Finding and keeping great people is probably one of the hardest parts of running a business. It’s hard to know how people will interact within your company, how they’ll react under stress and how your customers will respond to them. The hiring process can sometimes be a minefield, full of the potential for unfortunate consequences for any misstep. In fact, there’s a lot about the hiring process that you can’t exactly control, so being able to control what you can means a lot.
One way to control your hiring process is by avoiding a common mistake many businesses make—and that’s hiring too quickly.
Hiring Too Soon Vs. Hiring Too Quickly
Now don't confuse hiring too quickly with hiring too soon. Hiring too soon may mean your company’s not quite ready to afford or to fully use the staff you’re bringing on. Hiring too soon can be way less damaging than hiring too quickly.
But here’s how too-quick hiring usually goes. You decide you need a new employee. You need to hire someone, oh, like yesterday. The problem is that “someone” translates to “anyone” because you’re filling a genuine need. Once you make up your mind, you’re determined to solve the problem as quickly as possible.
When you run an ad, the resumes start to trickle in. You review the 100 or so resumes you receive, and you pick your top 10 candidates to interview. You pick your favorite of the folks you interview and make the offer. Sound about right?
The trouble is that you’re only getting a small sample of the people with the skillset you’re hiring for. You’re only seeing the people who happened to be looking for a job when you happened to list it. The real number of people who might be a great fit—maybe even a better fit for your company—is probably much, much larger. Rather than reacting to the small number of people who responded to your ad, there might be a much better way to hire.
A.B.L.: Always Be Looking
Always being on the lookout for great talent—even if you’re not hiring—can help you avoid hiring too quickly. Always be networking and keep track of the folks you think would be a good fit for your needs…even if you don’t have those needs yet. Every competitor, every customer, every waiter, every vendor, every barista... You may want to evaluate them all as potential employees and make notes about them for future reference.
I actually suggest keeping a spreadsheet labeled “Talent.” When you run across a person who just wows you, consider getting their contact information and adding them to your spreadsheet. You may want to work on evaluating everyone you encounter in your daily life, determining if they would fit your company culture and figuring out if they have particular skills that would complement your team. Adding what impressed you and what skills stood out to you in your notes can help you remember what you liked about that potential hire.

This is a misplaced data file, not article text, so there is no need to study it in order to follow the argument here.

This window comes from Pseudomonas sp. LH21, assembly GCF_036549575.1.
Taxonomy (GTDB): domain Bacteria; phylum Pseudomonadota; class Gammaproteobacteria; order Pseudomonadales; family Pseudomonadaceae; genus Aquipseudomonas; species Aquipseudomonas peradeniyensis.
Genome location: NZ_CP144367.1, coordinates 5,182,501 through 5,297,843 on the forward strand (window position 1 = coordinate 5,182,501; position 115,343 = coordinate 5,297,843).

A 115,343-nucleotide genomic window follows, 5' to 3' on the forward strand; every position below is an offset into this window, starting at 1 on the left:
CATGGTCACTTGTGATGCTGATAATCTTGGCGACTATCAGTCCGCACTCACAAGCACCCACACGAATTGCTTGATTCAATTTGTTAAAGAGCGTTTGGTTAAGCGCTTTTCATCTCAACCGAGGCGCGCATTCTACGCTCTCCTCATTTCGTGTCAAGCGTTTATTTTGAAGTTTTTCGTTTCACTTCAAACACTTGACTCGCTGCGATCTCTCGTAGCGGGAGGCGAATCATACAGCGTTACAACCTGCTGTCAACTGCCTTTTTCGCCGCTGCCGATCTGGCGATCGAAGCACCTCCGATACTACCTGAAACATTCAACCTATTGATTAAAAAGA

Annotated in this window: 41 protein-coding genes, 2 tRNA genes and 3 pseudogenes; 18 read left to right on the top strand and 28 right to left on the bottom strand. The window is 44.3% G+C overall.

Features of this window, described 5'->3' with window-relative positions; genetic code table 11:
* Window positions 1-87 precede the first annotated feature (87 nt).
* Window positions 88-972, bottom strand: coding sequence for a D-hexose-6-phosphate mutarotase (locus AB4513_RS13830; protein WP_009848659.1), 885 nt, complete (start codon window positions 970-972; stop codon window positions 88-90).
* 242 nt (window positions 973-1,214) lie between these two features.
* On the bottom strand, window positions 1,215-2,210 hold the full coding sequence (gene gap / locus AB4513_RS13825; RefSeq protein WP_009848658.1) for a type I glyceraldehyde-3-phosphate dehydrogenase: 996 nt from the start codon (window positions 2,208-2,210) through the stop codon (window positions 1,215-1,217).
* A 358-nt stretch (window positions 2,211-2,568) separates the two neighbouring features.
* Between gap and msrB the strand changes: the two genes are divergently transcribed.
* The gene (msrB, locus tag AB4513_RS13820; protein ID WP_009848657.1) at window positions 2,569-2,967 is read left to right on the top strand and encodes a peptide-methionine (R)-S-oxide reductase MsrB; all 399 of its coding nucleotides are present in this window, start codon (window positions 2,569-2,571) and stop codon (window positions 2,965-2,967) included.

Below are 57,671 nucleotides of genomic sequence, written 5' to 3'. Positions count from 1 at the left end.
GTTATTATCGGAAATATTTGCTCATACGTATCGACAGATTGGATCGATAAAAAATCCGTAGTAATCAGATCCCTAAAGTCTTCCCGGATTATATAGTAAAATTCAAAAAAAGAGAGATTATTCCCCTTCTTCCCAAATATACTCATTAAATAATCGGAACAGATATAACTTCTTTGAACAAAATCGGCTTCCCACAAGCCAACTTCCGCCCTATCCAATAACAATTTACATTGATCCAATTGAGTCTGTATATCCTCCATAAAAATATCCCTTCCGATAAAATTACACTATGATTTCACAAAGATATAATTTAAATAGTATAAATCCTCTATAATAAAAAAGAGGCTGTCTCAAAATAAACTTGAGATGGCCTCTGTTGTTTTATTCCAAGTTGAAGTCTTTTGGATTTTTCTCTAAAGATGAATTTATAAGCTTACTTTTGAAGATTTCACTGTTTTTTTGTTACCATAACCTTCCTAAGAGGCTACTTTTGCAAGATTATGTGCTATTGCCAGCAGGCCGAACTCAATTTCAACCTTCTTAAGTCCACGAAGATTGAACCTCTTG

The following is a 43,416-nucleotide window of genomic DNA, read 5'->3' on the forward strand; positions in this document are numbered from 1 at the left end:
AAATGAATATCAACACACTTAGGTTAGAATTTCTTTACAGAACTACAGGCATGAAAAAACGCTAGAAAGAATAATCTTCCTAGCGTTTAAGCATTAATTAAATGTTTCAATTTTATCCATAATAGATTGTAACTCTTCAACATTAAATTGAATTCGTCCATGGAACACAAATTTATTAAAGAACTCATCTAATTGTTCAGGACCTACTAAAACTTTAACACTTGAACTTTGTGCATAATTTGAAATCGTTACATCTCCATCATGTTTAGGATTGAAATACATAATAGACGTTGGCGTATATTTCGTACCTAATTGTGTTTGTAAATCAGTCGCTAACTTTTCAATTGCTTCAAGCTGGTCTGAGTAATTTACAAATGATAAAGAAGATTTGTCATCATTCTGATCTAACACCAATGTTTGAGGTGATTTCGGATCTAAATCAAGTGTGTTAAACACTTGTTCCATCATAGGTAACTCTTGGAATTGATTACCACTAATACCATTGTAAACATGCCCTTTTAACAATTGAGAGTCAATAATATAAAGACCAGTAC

Then, when you realize it’s time to hire a new salesperson or IT person, you can go to that spreadsheet. I suggest making a list of everyone you think would be a good fit for your new position and start setting up interviews.
Turning Your Work Into Action
When you’ve compiled a list of the best people you’ve encountered, it may help improve your selection of top talent better than if you simply sat back and wait for resumes to find their way to you. Who you hire is too critical to your company’s success to hire in a passive, reactive way.
You might worry that you’ll have trouble persuading the folks on your spreadsheet to come in for an interview, so one of my strategies is to make notes that remind me of why each candidate caught my eye. Whether it was the way your waiter deftly handled a nightmare table next to yours or the steps a customer service rep took to resolve your complicated problem, these notes can help you refresh your top talent’s memory when you get back in touch. Being remembered is flattering, and even if your candidates are already employed, you may be able to get them to come in for a chat if you pitch them properly.
That last-minute scramble just to get a body in place probably isn’t doing you any favors. Instead, consider working ahead on your staffing solution to improve your hiring process!
For more tips on building a strong company culture, access our exclusive guide by author and leadership expert Jon Gordon: Build a Winning Organizational Culture.
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